Remember that these codes of conduct need to speak to the way we now engage in digital channels, including social media, and not simply in-person interactions.
The past two years have proven that many of us can effectively work from anywhere. This has led some companies to either offer policies that allow team members to do their jobs outside the office, or even shift the entire organization to a digital HQ.
That said, working from anywhere could spark questions that could be answered easily within the employee handbook. Should team members feel free to show their working environment on a video call, for example, or is there a standardized filter or background they should put up instead? If there was a dress code at the office, do employees need to maintain it when they’re working elsewhere?
Hybrid work will also change the dynamics of how people collaborate, especially given that some sector, like retail, may still run physical locations. Be specific about any preferred tools or platforms, whether it’s a videoconferencing tool with the requisite security features or Slack channels that are better suited for more ad-hoc conversations.
Most employee handbooks did a good job of mapping out the emergency exits, how fire drills are conducted and other basics. Few of us ever imagined the additional nuances the pandemic would bring.
For those who continue to gather in person, the handbook now needs to provide insight into standards for hygiene, social distancing recommendations and even what’s permissible in terms of capacity for boardroom meetings.
Go through the worst-case scenarios. If everyone had to shelter-in-place again, how should employees pivot while protecting corporate data? How should they check in with their managers and who should give the all-clear before people could gather on site again?
Employees have an obvious interest in the extent to which an employer can help pay for medications or visits to the dentist. Post-pandemic, though, they may be looking for more.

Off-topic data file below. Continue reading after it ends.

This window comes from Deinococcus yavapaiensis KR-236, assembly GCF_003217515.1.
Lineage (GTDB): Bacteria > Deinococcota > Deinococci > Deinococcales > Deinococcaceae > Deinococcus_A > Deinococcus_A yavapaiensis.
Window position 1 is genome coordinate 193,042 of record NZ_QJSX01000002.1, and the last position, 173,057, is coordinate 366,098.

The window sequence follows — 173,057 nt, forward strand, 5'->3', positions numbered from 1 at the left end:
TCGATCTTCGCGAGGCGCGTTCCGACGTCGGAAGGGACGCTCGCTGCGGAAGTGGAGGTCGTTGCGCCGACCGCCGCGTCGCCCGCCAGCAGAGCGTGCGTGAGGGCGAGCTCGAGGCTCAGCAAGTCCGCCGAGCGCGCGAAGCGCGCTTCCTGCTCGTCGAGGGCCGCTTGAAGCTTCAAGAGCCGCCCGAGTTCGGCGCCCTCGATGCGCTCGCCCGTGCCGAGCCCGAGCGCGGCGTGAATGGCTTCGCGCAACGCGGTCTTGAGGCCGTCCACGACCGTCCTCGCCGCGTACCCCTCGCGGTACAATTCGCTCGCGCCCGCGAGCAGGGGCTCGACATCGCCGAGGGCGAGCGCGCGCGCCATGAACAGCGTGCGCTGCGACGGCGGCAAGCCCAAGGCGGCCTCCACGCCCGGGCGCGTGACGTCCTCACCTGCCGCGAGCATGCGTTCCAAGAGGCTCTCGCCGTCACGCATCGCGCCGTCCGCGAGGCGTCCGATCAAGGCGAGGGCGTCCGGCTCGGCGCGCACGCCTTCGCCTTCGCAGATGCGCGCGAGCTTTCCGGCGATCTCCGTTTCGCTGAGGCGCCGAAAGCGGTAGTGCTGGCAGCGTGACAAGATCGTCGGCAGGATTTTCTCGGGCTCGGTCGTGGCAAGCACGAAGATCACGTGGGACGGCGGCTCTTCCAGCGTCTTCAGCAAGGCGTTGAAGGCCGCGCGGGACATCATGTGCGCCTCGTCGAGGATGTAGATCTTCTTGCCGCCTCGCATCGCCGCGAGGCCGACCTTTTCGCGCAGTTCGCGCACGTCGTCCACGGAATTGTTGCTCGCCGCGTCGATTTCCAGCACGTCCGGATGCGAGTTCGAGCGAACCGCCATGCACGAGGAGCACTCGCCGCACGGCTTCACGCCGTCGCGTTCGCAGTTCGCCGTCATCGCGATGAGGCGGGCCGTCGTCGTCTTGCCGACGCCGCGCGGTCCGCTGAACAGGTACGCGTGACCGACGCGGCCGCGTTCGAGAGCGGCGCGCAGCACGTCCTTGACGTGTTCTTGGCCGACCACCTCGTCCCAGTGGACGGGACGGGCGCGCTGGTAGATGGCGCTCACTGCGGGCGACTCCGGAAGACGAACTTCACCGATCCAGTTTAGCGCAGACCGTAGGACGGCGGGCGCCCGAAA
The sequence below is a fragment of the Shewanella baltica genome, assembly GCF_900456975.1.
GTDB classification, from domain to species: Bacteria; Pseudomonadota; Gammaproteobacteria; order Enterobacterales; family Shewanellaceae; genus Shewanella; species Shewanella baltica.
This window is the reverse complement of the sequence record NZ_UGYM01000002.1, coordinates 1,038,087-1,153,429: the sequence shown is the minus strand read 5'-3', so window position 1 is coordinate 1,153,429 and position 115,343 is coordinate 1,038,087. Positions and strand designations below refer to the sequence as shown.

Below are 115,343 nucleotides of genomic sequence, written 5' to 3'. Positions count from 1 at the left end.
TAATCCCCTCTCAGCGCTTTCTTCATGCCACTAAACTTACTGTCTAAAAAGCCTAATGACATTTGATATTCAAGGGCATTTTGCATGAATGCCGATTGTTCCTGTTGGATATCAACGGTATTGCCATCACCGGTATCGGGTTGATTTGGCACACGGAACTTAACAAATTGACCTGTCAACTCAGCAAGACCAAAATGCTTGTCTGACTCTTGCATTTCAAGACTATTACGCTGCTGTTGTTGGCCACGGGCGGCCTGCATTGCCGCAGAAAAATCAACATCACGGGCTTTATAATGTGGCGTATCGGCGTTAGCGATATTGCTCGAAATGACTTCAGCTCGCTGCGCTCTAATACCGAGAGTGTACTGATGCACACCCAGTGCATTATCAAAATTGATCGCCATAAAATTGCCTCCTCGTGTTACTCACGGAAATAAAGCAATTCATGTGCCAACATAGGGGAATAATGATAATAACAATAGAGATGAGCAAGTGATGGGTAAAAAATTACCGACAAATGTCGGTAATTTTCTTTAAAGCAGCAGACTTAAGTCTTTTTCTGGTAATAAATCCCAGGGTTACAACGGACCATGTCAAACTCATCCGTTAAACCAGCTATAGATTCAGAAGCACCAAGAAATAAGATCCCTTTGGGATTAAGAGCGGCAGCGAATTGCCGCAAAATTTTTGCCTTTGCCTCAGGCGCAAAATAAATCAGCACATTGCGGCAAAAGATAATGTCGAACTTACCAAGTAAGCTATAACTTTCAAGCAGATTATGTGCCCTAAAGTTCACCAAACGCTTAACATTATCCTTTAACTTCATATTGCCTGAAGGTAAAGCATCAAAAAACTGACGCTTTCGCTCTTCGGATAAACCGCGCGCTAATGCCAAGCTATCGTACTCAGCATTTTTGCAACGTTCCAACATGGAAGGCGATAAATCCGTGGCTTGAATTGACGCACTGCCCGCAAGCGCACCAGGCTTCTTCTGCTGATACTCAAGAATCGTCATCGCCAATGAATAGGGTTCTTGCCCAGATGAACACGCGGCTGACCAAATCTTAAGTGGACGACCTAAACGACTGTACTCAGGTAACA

If your company doesn’t have a formal employee assistance program (EAP), for instance, who can team members go to when they are struggling with stress or at risk of burnout? What should be outlined in vacation polices to ensure team members have time to rejuvenate?
What can you offer to support employee wellness, even if it’s links to publicly-available resources about mindfulness practices? If employees need to take a leave of absence, whether to deal with a health issue or to provide care for a loved one, what kind of procedures do they need to follow?
Although the handbook is something an employer gives to an employee, it should really be a catalyst for two-way conversations.
In addition to any forms or other HR documents employees will need to fill out, make sure they are aware of any email addresses, Slack channels or other feedback mechanisms where they can share concerns or ideas about the future of the company.
As many businesses become more decentralized, the employee handbook could be more than a way to help them “get around” — it could be a guide to help everyone think about how to come together and connect.